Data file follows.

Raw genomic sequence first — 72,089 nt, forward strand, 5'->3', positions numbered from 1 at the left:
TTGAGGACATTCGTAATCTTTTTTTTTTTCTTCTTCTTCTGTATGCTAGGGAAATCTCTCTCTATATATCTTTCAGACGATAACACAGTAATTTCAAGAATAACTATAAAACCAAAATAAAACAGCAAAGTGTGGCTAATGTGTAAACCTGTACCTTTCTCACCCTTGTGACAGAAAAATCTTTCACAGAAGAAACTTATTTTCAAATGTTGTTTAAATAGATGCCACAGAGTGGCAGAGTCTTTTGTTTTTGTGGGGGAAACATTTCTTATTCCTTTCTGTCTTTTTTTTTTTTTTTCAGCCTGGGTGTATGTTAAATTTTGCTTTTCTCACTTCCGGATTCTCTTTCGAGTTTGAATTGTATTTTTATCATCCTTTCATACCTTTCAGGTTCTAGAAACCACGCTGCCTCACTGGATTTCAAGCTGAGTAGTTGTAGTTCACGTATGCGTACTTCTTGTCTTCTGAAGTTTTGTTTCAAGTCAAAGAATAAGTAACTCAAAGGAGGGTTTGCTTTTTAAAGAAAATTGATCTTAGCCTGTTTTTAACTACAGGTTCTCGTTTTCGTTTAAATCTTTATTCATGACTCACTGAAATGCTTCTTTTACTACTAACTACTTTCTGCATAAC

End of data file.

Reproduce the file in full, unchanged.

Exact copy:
Raw genomic sequence first — 72,089 nt, forward strand, 5'->3', positions numbered from 1 at the left:
TTGAGGACATTCGTAATCTTTTTTTTTTTCTTCTTCTTCTGTATGCTAGGGAAATCTCTCTCTATATATCTTTCAGACGATAACACAGTAATTTCAAGAATAACTATAAAACCAAAATAAAACAGCAAAGTGTGGCTAATGTGTAAACCTGTACCTTTCTCACCCTTGTGACAGAAAAATCTTTCACAGAAGAAACTTATTTTCAAATGTTGTTTAAATAGATGCCACAGAGTGGCAGAGTCTTTTGTTTTTGTGGGGGAAACATTTCTTATTCCTTTCTGTCTTTTTTTTTTTTTTTCAGCCTGGGTGTATGTTAAATTTTGCTTTTCTCACTTCCGGATTCTCTTTCGAGTTTGAATTGTATTTTTATCATCCTTTCATACCTTTCAGGTTCTAGAAACCACGCTGCCTCACTGGATTTCAAGCTGAGTAGTTGTAGTTCACGTATGCGTACTTCTTGTCTTCTGAAGTTTTGTTTCAAGTCAAAGAATAAGTAACTCAAAGGAGGGTTTGCTTTTTAAAGAAAATTGATCTTAGCCTGTTTTTAACTACAGGTTCTCGTTTTCGTTTAAATCTTTATTCATGACTCACTGAAATGCTTCTTTTACTACTAACTACTTTCTGCATAAC